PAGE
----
The song “I Can’t Breathe” was written by artist H.E.R. alongside D’Mile, and Tiara Thomas. All three are African American artists, songwriters, and producers, which adds to the intense pride and emotion the song contains within its lyrics and message. The song itself was released on June 19, 2020 which was an eventful time in the United States given the amount of police shooting of unarmed black men and the protests. H.E.R. debuted the song in her performance at the iHeartRadio Living Room Concert Series, she also introduced the song by saying, “These lyrics were kind of easy to write because it came from a conversation with what’s happening right now, what’s been happening, and the change that we need to see. I think music is powerful when it comes to change and when it comes to healing, and that’s why I wrote this song — to make a mark in history.”

A big factor the song holds is within its very title, “I Can’t Breathe” directly recognizes the killing of George Floyd which alongside other unfortunate and heart breaking killings lead to the support of the Black Lives Matter movement. The song falls under Soul music and Rhythm & Blues (R&B), which is the typical genre for H.E.R. so it makes the message of the song be delivered in a very emotional and meaningful way, despite the fact that some R&B songs don’t touch upon serious topics. “I Can’t Breathe” is an excellent example of Rosenthal and Flacks statement on the sociological imagination, given that the artists takes it upon herself to incorporate the social/racial issues going on at the time to relate it to herself and those who listen to her music.

The three writers collaborated to create a smooth lyrical masterpiece that talks about multiple social issues, not just about the police brutality in America and George Floyd, but also about the history behind the racism many face today, and other institutional failings such as education, quality of life, etc. H.E.R. is known for expressing herself through her music and talking about social issues in other songs, but the song’s soulful rhythm is typical of fellow writer D’Mile who’s collaborated with multiple artists and even won several Grammy’s for his work with Jay Z, Beyoncé, Rihanna, and others.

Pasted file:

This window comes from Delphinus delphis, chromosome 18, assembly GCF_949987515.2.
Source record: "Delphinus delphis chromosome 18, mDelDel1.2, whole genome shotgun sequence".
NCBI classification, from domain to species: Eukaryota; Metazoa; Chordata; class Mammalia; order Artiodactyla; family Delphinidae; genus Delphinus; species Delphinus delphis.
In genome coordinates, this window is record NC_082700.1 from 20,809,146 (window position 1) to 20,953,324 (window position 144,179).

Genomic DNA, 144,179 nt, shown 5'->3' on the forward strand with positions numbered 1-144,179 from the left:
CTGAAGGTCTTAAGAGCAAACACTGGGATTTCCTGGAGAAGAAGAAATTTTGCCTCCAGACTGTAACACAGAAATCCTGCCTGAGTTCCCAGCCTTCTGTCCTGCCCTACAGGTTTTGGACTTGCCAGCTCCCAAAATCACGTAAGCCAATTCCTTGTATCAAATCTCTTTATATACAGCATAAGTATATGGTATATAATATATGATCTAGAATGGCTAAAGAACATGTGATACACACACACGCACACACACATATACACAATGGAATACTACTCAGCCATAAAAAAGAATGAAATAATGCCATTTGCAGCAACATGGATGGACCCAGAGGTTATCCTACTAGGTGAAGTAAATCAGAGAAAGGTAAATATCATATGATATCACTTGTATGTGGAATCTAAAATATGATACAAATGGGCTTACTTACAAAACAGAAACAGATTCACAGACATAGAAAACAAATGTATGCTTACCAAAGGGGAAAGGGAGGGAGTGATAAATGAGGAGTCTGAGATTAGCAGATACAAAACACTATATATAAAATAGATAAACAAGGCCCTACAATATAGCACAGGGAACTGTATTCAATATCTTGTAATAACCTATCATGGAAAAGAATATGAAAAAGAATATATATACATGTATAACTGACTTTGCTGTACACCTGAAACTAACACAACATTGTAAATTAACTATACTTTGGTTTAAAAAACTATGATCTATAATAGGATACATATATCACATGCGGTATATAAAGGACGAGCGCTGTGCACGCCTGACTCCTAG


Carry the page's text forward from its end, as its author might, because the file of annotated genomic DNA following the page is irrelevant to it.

The song’s lyrics directly target the social issues the writers had in mind when expressing how they felt with everything going on at the time, “Starting a war, screaming, “Peace” at the same time/All the corruption, injustice, the same crimes.” With the first line of the song the writers directly target the police injustices, how peace won’t come unless they take a stand, and how the police are the ones committing the same crimes. Another impactful lyric, “Prayin’ for change ’cause the pain makes you tender/All of the names you refuse to remember/Was somebody’s brother, friend,” here the writers acknowledge how not a lot of people remember the names of those killed and affected by these crimes. By saying, “Media perception is forced down the throats of closed minds/
So it’s lies in the headlines/And generations of supremacy resulting in your ignorant, privileged eyes,” here they also mention the systematic and overall life style inequalities African Americans face in America because of being placed at the bottom fo the food chain. Every lyric in the song holds history and power within it, whether it be racial injustice, social inequality, lack of education, and lack of trust in the system that’s failed so many.